General Header Fields

There are several headers that are applicable for both request and response messages. These header fields apply only to the overall message being transmitted; they do not apply to the entity being transferred. The general header fields defined in RFC 2616 are as follows:

  • The Cache-Control header field is used to specify directives that must be obeyed by all caching mechanisms along the request-response chain. The directives specify behavior intended to prevent caches from adversely interfering with the request or response. These directives typically override the default caching algorithms. Cache directives are unidirectional in that the presence of a directive in a request does not imply that the same directive is to be given in the response.

  • The Connection header field allows the sender to specify options that are desired for that particular connection and must not be communicated by proxies over further connections.

  • The Date header field represents the date and time at which the message was originated. The field value is an HTTP-date, it must be sent in RFC 1123 date format. For example,

     Date: Sun, 9 Mar 2003 08:09:10 GMT 
  • The Pragma header field is used to include implementation-specific directives that might apply to any recipient along the request-response chain. All pragma directives specify optional behavior from the viewpoint of the protocol; however, some systems may require that behavior be consistent with the directives. For example,

     Pragma: no-cache 
  • The Trailer header field value indicates that the given set of header fields is present in the trailer of a message encoded with chunked transfer-coding. An HTTP/1.1 message should include a Trailer header field in a message using chunked transfer-coding with a nonempty trailer. Doing so allows the recipient to know which header fields to expect in the trailer.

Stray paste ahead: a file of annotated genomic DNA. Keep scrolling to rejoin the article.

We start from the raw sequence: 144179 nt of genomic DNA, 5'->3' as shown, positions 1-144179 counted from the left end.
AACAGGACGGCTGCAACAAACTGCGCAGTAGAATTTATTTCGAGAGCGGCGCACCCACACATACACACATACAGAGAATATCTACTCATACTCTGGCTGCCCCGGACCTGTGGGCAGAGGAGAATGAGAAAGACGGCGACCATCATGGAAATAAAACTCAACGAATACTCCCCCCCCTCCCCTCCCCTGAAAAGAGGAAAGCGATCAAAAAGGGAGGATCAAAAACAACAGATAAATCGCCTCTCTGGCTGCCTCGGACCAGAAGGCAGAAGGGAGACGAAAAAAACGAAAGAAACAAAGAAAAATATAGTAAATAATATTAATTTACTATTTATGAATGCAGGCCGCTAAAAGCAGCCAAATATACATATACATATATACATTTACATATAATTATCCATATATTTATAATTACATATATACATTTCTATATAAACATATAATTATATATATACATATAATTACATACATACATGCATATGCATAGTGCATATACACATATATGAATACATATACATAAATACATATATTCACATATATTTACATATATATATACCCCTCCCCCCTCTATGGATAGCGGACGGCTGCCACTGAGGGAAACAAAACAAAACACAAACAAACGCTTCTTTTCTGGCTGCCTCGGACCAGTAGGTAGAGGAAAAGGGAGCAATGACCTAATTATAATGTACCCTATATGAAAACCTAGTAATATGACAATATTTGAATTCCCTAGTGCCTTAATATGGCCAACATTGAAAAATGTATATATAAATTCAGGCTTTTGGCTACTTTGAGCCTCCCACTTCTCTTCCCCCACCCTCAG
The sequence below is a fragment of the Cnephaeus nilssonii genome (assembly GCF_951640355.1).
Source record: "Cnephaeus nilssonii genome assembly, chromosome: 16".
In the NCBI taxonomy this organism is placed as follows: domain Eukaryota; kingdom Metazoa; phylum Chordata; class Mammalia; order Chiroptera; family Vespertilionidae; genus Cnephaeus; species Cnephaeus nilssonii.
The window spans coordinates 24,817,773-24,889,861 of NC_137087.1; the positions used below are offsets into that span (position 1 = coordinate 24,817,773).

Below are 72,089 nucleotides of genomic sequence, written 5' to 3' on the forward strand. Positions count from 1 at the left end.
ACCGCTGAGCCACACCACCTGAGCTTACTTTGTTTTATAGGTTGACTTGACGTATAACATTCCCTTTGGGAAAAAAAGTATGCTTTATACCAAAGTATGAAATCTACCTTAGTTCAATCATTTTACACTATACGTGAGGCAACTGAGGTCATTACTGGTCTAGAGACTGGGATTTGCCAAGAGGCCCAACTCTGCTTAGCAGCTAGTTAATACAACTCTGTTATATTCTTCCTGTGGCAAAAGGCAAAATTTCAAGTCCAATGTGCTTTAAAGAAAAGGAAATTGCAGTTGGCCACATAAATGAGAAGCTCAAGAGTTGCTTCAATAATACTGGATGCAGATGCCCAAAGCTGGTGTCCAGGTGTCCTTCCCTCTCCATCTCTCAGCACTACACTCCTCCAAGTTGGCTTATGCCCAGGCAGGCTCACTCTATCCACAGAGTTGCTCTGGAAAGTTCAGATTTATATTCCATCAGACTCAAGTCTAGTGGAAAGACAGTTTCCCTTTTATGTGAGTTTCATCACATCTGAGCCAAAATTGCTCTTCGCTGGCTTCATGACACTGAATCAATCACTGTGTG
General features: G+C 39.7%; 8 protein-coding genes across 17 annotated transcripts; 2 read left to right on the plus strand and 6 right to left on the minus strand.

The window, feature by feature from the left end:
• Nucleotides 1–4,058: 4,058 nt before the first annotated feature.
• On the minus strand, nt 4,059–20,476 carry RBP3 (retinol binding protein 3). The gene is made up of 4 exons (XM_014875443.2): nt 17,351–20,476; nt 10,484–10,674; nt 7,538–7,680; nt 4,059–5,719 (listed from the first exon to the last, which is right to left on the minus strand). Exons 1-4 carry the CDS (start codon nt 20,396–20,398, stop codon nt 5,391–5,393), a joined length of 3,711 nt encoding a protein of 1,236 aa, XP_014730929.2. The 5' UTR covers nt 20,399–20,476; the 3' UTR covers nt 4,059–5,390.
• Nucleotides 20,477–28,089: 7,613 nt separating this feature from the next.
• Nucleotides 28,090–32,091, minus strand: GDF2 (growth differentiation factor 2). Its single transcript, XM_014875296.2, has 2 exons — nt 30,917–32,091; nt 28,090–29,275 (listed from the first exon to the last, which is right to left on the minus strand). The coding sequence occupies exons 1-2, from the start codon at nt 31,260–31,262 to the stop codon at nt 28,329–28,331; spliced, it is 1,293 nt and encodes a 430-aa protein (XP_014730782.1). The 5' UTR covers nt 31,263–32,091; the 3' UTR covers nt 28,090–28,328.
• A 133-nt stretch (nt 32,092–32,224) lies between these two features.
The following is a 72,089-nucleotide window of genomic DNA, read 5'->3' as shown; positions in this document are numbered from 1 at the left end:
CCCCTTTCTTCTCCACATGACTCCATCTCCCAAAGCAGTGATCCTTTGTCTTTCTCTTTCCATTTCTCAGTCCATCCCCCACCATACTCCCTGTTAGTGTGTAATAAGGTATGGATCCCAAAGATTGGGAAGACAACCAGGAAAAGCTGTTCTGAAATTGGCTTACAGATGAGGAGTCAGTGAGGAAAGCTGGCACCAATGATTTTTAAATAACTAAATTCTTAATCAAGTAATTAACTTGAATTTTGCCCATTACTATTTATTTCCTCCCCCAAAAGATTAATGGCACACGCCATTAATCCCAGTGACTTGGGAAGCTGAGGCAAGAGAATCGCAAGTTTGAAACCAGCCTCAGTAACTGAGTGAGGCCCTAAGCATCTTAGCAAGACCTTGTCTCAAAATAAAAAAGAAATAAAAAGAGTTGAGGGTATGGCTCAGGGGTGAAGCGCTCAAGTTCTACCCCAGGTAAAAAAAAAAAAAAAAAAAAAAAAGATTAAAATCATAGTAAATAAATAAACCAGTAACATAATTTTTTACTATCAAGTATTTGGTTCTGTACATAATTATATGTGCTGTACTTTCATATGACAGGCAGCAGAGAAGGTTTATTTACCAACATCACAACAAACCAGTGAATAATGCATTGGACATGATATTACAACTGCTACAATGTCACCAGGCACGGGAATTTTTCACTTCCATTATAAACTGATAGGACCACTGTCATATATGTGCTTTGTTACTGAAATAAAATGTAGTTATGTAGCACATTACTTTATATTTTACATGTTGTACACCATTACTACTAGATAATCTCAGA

• The Transfer-Encoding header field indicates what (if any) type of transformation has been applied to the message-body in order to safely transfer it between the sender and the recipient. This differs from the content-coding in that the transfer-coding is a property of the message, not of the entity. For example,

     Transfer-Encoding: chunked 
  • The Upgrade header field allows the client to specify what additional communication protocols it supports and would like to use if the server finds it appropriate to switch protocols. The Upgrade header field is intended to provide a simple mechanism for transition from HTTP/1.1 to some other, incompatible protocol.

  • The Via header field must be used by gateways and proxies to indicate the intermediate protocols and recipients between the user agent and the server on requests, and between the origin server and the client on responses. It is intended to be used for tracking message forwards, avoiding request loops, and identifying the protocol capabilities of all senders along the request-response chain.

  • The Warning header field is used to carry additional information about the status or transformation of a message that might not be reflected in the message. This information is typically used to warn about a possible lack of semantic transparency from caching operations or transformations applied to the entity body of the message.

Microsoft Content Management Server 2002. A Complete Guide
Microsoft Content Management Server 2002: A Complete Guide
ISBN: 0321194446
EAN: 2147483647
Year: 2003
Pages: 298 © 2008-2017.
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